Better Skylake than never?
"With the 5th Generation Intel Core processor availability, the 'Broadwell' microarchitecture is expected to be the fastest mobile transition in company history to offer consumers a broad selection and availability of devices," Chipzilla said in its fact sheet [PDF] announcing the new chips – but some industry-watchers aren't so sure.
The Broadwell microarchitecture was first announced in the summer of 2013 and the first chips were expected to ship by the end of 2014, but manufacturing problems and other glitches forced Intel to push its ship dates into this year.
As a result, manufacturers weren't able to ship Broadwell-based devices in time for the holiday shopping season, although they're now expected to start hitting retailers' shelves in January. Consumer-class machines will arrive first, while those with Intel's business-oriented vPro feature package will ship by the end of the month. Further down the road, quad-core chips codenamed "Broadwell-H" are expected to ship later this year.
But there's also the matter of "Skylake," Broadwell's successor, which will bring even further improvements over the current-generation 14nm chips. At the 2014 Intel Developer Forum, Intel CEO Brian Krzanich said the first Skylake parts were on track to ship in the first quarter of 2015.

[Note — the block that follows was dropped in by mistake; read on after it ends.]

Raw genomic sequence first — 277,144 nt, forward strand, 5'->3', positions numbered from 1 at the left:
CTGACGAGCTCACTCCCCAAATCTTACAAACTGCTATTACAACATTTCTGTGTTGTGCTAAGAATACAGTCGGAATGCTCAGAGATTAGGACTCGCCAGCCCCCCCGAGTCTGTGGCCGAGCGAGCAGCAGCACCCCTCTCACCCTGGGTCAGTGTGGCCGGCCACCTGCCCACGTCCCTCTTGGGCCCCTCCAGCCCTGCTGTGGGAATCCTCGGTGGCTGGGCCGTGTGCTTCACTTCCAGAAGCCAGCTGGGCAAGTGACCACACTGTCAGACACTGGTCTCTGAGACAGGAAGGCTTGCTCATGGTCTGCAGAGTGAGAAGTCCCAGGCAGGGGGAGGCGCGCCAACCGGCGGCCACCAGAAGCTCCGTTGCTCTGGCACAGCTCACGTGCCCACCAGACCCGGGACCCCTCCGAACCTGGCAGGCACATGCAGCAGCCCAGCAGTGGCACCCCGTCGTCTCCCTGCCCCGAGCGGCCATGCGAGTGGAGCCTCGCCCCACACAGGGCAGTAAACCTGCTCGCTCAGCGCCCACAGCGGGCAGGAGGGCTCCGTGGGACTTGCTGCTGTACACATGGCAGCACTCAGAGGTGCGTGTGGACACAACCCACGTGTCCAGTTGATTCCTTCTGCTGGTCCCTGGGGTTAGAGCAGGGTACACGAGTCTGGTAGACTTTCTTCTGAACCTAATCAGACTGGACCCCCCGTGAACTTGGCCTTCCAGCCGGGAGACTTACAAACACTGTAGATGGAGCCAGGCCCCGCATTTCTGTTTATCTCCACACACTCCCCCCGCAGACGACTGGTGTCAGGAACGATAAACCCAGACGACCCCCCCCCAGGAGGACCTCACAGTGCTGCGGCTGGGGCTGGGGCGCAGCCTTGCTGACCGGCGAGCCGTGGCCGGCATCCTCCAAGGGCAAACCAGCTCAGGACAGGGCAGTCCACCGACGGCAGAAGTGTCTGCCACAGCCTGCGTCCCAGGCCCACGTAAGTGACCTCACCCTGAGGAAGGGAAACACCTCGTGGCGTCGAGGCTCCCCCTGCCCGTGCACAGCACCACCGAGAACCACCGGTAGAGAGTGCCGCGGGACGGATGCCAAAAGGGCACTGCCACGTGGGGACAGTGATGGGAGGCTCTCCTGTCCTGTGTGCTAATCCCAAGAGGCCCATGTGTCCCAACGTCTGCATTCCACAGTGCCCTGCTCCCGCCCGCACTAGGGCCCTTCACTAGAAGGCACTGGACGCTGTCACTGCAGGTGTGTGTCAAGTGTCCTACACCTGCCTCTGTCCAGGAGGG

That should be enough to give many OEMs pause, because while Broadwell is a pin-compatible replacement for Haswell, Skylake will come in a new package that will require additional engineering from device makers. Some analysts believe many manufacturers, particularly makers of desktop PCs, may choose to skip Broadwell-U and hold out for Skylake.
But with rumors surfacing that Intel may be slowing down its Skylake release schedule to give Broadwell a bit of breathing room, it's hard to say just how big of a splash Intel's latest processor tech will make.
...and a Cherry Lake on top
Meanwhile, Intel on Monday also announced that it has begun shipping the first chips from its new "Cherry Trail" line of Atom processors. Cherry Trail is a beefed-up version of the Braswell Atom designs that were announced at the Intel Developer Forum in China last year. While Intel is hoping Braswell will make it into smartphones, Cherry Trail is aimed squarely at tablets.
Intel did not provide details of the first Cherry Trail chips' feeds and speeds at CES, although the initial batch are thought to be clocked at around 2.7GHz and they should provide a significant improvement in graphics performance over the earlier-generation "Bay Trail" chips.
Intel says the first devices featuring Cherry Trail chips should start appearing in the first half of 2015. ®